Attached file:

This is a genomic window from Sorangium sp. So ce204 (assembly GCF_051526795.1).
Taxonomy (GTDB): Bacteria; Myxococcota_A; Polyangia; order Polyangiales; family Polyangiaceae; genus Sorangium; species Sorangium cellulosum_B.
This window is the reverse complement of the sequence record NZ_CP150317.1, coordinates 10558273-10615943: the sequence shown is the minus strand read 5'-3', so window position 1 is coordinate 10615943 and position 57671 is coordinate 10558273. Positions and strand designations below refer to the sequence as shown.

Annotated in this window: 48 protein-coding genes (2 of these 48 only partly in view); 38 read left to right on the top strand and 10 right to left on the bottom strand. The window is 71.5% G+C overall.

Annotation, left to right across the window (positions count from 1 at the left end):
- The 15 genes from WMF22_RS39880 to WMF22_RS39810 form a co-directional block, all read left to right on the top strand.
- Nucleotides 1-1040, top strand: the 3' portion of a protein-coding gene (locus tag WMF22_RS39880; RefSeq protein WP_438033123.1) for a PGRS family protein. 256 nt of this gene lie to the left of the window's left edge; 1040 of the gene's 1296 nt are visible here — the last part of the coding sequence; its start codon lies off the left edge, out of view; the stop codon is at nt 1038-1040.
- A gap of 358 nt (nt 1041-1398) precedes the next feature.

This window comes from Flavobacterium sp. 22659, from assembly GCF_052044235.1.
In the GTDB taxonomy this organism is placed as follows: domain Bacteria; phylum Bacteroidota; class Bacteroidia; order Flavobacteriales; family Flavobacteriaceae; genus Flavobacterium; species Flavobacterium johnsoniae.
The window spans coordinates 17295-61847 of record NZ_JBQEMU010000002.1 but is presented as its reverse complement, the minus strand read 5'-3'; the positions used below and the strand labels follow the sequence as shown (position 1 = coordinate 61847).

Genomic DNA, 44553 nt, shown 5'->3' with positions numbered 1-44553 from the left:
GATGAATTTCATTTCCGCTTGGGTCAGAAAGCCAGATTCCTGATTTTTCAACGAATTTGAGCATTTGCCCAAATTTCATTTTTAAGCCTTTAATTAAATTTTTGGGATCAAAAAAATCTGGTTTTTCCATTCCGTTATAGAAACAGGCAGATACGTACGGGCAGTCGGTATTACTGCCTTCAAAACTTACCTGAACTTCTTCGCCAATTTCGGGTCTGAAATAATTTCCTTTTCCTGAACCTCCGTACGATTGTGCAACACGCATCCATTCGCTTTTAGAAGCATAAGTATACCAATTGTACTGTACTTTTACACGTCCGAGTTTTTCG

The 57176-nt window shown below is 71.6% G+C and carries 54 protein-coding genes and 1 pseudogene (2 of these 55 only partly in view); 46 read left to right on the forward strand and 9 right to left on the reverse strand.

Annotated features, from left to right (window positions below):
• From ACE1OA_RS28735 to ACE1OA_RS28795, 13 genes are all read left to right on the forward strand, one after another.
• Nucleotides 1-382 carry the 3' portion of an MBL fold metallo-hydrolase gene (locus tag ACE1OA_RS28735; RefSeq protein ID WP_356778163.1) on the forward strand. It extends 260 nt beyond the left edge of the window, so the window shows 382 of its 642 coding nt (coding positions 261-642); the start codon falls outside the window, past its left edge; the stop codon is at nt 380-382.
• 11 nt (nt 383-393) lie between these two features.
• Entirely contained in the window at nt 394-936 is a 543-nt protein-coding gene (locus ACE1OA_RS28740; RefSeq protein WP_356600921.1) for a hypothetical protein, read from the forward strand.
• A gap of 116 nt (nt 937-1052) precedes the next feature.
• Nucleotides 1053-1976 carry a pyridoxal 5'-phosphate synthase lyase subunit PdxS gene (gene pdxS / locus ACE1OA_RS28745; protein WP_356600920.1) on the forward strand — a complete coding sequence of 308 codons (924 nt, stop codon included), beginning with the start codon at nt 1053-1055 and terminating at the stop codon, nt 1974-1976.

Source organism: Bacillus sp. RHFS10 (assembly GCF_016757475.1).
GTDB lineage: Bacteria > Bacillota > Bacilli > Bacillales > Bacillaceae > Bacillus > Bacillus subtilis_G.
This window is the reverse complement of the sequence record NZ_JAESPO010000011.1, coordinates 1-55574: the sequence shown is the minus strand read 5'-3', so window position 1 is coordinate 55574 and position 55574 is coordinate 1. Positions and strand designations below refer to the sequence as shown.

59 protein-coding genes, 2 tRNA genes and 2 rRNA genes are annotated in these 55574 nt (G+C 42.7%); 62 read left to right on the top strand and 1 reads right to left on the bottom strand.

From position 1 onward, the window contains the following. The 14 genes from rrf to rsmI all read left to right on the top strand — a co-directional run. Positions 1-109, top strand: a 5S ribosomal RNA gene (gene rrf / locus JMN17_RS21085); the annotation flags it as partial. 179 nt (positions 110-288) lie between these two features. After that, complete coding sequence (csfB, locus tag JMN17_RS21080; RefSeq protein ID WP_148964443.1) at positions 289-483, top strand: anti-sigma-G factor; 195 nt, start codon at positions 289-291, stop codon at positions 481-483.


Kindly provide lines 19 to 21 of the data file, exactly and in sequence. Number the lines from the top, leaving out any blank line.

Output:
• Entirely contained in the window at nt 394-936 is a 543-nt protein-coding gene (locus ACE1OA_RS28740; RefSeq protein WP_356600921.1) for a hypothetical protein, read from the forward strand.
• A gap of 116 nt (nt 937-1052) precedes the next feature.
• Nucleotides 1053-1976 carry a pyridoxal 5'-phosphate synthase lyase subunit PdxS gene (gene pdxS / locus ACE1OA_RS28745; protein WP_356600920.1) on the forward strand — a complete coding sequence of 308 codons (924 nt, stop codon included), beginning with the start codon at nt 1053-1055 and terminating at the stop codon, nt 1974-1976.